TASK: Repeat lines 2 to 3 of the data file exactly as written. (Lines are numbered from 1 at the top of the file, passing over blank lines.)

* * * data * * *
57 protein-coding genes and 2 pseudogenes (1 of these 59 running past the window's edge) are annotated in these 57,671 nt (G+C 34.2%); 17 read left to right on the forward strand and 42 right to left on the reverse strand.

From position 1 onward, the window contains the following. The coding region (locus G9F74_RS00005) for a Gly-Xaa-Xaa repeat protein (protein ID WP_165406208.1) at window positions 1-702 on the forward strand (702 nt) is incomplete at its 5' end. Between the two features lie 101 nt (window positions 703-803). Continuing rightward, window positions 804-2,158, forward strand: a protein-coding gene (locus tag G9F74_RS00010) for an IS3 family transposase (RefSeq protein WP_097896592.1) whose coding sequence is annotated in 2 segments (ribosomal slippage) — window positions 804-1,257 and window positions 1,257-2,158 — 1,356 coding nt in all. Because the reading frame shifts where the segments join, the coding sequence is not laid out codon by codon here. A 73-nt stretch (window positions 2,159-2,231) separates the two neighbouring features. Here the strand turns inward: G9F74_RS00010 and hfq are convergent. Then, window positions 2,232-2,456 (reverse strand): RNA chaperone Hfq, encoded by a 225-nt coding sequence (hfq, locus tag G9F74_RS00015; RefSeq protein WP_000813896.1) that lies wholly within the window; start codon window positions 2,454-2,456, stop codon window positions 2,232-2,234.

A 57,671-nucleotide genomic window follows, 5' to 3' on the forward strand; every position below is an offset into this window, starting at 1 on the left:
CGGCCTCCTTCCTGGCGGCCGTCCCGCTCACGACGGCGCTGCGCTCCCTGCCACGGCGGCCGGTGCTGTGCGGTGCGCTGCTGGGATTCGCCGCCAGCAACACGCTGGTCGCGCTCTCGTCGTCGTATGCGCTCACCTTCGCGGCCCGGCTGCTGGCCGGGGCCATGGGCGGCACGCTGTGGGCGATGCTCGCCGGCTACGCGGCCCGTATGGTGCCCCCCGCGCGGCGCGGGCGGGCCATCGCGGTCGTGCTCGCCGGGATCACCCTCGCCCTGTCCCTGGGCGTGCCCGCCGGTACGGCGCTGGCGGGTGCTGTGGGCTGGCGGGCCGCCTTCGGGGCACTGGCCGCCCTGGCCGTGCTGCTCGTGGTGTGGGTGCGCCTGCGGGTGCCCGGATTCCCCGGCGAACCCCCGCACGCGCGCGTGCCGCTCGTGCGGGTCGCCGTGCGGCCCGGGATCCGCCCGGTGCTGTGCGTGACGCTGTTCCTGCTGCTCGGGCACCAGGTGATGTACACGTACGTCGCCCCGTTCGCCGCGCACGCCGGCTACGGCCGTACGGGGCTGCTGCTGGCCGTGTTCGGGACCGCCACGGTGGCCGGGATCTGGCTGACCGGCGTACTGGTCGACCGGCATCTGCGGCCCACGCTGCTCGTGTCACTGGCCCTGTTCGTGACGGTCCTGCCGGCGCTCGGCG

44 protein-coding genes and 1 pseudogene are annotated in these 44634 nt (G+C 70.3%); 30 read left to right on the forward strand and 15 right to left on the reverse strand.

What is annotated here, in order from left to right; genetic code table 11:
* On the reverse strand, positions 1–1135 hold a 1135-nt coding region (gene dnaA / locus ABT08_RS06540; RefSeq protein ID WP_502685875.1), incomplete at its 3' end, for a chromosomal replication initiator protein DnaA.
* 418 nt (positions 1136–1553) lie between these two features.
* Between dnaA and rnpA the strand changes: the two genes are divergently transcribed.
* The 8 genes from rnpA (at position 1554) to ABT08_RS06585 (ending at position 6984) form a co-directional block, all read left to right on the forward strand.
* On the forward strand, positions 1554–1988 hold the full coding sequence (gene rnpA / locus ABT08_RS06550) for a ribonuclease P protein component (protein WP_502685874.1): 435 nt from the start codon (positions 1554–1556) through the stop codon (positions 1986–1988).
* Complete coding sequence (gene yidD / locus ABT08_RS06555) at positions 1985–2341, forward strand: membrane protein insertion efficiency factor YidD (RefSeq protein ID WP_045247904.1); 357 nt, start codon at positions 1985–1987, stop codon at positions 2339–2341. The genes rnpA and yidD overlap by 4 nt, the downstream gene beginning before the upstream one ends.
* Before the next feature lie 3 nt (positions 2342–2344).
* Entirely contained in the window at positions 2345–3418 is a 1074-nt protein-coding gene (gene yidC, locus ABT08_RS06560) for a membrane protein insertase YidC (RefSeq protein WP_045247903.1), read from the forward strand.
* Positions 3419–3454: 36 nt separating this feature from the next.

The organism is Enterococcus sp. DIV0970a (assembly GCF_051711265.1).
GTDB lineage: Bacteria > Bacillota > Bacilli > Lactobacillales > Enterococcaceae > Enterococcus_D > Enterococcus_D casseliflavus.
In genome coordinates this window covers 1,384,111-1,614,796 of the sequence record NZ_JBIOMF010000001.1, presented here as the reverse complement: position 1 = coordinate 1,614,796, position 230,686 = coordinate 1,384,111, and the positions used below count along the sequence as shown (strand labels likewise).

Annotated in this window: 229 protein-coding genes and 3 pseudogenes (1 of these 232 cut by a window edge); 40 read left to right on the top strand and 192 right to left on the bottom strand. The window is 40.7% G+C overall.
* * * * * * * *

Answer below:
From position 1 onward, the window contains the following. The coding region (locus G9F74_RS00005) for a Gly-Xaa-Xaa repeat protein (protein ID WP_165406208.1) at window positions 1-702 on the forward strand (702 nt) is incomplete at its 5' end. Between the two features lie 101 nt (window positions 703-803). Continuing rightward, window positions 804-2,158, forward strand: a protein-coding gene (locus tag G9F74_RS00010) for an IS3 family transposase (RefSeq protein WP_097896592.1) whose coding sequence is annotated in 2 segments (ribosomal slippage) — window positions 804-1,257 and window positions 1,257-2,158 — 1,356 coding nt in all. Because the reading frame shifts where the segments join, the coding sequence is not laid out codon by codon here. A 73-nt stretch (window positions 2,159-2,231) separates the two neighbouring features. Here the strand turns inward: G9F74_RS00010 and hfq are convergent. Then, window positions 2,232-2,456 (reverse strand): RNA chaperone Hfq, encoded by a 225-nt coding sequence (hfq, locus tag G9F74_RS00015; RefSeq protein WP_000813896.1) that lies wholly within the window; start codon window positions 2,454-2,456, stop codon window positions 2,232-2,234.

A 57,671-nucleotide genomic window follows, 5' to 3' on the forward strand; every position below is an offset into this window, starting at 1 on the left: